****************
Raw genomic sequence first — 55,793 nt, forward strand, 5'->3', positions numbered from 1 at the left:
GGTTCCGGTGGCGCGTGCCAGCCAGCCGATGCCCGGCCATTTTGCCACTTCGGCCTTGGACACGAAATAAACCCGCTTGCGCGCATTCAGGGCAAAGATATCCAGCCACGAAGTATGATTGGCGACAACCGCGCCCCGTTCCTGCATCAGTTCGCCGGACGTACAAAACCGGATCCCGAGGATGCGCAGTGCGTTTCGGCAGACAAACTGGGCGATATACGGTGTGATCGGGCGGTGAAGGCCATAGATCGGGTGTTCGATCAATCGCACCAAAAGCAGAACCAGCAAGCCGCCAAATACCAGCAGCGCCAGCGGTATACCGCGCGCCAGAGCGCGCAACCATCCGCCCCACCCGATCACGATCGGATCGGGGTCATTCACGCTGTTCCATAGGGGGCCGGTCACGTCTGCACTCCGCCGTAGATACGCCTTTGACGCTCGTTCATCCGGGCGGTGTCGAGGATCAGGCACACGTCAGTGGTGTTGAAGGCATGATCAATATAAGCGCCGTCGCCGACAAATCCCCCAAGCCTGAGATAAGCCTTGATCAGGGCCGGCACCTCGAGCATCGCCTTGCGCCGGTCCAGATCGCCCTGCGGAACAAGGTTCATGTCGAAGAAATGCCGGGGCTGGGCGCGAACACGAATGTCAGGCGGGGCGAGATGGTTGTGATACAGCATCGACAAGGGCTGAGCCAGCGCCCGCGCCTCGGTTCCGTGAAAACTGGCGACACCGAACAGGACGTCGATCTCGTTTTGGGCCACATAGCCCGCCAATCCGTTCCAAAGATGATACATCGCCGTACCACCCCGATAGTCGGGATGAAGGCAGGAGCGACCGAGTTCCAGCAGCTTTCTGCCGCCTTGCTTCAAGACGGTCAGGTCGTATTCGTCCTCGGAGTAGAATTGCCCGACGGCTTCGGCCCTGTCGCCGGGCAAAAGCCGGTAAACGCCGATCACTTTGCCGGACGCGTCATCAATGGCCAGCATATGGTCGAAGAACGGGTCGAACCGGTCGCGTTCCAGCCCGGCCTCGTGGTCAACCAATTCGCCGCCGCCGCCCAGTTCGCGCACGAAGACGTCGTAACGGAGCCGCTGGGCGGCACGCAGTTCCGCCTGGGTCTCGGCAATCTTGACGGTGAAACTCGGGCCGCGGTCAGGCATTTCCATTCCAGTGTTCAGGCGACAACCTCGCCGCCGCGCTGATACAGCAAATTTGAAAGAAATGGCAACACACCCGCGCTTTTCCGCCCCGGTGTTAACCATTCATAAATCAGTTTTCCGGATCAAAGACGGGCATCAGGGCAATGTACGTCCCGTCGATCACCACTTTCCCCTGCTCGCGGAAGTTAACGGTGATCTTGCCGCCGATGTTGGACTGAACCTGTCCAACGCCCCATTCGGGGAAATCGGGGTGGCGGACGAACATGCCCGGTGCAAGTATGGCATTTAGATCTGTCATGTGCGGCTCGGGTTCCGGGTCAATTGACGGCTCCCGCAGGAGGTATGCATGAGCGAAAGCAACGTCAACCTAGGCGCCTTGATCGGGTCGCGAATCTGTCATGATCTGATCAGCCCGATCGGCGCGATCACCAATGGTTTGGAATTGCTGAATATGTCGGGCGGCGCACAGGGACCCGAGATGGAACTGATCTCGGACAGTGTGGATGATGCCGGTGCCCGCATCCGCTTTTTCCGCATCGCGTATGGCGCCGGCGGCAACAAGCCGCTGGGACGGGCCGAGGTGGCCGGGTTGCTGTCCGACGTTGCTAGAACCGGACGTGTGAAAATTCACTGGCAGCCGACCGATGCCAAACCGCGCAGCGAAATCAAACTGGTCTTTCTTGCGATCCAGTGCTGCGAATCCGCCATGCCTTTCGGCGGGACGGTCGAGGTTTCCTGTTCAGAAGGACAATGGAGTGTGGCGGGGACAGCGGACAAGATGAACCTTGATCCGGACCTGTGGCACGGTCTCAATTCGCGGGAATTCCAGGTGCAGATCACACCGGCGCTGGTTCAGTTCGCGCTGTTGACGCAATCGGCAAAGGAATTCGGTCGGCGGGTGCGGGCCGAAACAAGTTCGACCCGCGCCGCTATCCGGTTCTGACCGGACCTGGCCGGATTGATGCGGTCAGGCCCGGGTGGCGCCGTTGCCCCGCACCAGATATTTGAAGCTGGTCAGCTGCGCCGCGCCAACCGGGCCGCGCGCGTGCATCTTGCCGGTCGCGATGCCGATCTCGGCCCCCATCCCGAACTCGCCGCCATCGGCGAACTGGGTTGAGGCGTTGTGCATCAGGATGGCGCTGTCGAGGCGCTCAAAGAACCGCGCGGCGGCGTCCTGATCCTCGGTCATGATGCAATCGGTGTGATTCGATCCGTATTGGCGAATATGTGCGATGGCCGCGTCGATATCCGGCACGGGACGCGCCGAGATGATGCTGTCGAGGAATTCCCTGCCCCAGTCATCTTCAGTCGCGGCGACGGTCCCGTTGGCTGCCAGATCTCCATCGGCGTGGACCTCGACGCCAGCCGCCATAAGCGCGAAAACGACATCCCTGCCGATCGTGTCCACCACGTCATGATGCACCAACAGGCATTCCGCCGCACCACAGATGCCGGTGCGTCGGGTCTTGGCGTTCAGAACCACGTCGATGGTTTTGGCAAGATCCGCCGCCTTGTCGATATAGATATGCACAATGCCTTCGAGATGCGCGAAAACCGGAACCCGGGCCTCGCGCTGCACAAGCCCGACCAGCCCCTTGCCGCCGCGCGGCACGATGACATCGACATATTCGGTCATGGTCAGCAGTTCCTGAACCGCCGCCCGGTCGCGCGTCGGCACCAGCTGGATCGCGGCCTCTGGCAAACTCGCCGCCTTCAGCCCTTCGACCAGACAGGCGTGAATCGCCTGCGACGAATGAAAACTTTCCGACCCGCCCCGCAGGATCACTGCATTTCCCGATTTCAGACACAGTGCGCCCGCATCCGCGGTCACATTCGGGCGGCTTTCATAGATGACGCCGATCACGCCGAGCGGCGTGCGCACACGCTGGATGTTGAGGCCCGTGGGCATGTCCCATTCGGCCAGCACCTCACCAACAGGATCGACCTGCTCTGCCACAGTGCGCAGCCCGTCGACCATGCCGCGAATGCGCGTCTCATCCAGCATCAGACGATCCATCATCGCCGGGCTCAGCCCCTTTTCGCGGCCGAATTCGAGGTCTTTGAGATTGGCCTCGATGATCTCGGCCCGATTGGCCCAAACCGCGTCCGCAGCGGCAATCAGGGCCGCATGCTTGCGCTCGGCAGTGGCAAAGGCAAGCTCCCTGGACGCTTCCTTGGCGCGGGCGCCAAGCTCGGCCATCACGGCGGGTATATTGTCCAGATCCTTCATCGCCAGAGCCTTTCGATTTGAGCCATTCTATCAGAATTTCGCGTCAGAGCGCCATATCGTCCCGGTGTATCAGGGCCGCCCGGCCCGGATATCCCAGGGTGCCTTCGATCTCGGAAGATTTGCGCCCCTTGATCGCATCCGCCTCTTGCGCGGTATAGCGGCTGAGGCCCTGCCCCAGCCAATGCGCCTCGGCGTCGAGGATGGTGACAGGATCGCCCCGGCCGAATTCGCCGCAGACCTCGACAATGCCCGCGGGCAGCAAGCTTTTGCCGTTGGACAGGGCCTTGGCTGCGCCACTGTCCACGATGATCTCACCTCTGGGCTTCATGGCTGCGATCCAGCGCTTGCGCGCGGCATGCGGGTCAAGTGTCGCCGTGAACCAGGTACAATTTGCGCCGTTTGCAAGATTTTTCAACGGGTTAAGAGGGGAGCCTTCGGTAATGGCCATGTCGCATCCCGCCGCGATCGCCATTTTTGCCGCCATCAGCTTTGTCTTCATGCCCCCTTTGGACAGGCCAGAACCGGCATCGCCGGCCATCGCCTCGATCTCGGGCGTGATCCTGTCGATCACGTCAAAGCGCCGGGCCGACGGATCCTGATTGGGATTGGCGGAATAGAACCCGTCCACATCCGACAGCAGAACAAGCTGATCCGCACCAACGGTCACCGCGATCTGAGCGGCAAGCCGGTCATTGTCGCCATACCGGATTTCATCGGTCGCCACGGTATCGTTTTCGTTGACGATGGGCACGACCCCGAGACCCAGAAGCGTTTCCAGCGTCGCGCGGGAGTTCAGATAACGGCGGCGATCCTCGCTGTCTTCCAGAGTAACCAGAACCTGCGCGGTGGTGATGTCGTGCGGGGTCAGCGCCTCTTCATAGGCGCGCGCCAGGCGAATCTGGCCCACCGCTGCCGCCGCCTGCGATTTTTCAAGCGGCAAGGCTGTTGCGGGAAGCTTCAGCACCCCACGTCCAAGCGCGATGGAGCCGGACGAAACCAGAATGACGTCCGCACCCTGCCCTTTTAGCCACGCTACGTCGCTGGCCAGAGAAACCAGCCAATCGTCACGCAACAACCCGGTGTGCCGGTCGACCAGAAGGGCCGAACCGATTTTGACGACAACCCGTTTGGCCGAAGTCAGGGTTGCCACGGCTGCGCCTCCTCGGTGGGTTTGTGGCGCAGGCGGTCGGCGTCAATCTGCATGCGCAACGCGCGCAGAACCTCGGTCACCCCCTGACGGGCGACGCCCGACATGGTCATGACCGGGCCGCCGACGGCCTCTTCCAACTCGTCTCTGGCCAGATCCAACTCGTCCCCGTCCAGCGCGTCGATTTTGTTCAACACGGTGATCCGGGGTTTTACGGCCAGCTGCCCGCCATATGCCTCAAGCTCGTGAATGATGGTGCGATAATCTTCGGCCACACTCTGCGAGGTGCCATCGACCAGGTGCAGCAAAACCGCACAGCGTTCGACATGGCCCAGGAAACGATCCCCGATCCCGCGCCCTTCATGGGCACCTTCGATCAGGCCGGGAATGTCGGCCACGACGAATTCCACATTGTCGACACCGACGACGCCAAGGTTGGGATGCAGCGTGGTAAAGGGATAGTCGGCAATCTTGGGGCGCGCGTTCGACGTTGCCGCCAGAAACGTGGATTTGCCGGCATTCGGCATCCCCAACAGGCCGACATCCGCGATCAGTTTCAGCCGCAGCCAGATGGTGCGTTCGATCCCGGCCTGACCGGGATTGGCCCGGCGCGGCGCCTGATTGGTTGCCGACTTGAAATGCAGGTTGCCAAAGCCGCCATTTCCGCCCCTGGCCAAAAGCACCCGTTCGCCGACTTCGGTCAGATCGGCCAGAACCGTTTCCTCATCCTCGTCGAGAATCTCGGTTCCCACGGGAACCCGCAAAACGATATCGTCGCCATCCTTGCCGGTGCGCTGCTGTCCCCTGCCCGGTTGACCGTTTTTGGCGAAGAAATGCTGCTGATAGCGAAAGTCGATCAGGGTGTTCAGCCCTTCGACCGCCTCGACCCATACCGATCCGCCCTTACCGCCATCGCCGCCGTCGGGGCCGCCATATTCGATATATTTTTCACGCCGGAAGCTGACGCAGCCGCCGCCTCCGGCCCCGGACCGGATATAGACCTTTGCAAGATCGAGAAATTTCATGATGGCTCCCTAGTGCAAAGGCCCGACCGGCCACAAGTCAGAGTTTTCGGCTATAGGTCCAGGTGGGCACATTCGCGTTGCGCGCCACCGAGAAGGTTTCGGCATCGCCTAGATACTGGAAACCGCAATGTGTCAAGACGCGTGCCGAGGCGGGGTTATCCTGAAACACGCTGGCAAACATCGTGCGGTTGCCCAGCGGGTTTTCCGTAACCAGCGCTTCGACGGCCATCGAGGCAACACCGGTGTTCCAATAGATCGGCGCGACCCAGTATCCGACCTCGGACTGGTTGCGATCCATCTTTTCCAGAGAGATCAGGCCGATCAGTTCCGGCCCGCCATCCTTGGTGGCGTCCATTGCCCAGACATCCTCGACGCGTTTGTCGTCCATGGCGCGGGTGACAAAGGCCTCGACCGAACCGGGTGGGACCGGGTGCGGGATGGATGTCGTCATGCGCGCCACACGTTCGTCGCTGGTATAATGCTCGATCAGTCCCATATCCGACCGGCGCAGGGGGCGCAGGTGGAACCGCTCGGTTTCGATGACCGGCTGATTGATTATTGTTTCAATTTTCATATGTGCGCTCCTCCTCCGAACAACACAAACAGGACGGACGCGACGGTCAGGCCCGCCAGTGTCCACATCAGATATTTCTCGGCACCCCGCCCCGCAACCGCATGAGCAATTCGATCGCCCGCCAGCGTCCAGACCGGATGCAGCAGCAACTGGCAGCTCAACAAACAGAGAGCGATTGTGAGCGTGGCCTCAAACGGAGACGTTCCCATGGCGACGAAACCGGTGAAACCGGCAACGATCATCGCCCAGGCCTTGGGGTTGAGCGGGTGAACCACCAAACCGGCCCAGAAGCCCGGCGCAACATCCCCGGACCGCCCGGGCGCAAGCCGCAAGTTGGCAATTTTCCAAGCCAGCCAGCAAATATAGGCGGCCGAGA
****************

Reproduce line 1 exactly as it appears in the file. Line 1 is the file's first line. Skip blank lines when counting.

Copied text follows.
Raw genomic sequence first — 55,793 nt, forward strand, 5'->3', positions numbered from 1 at the left: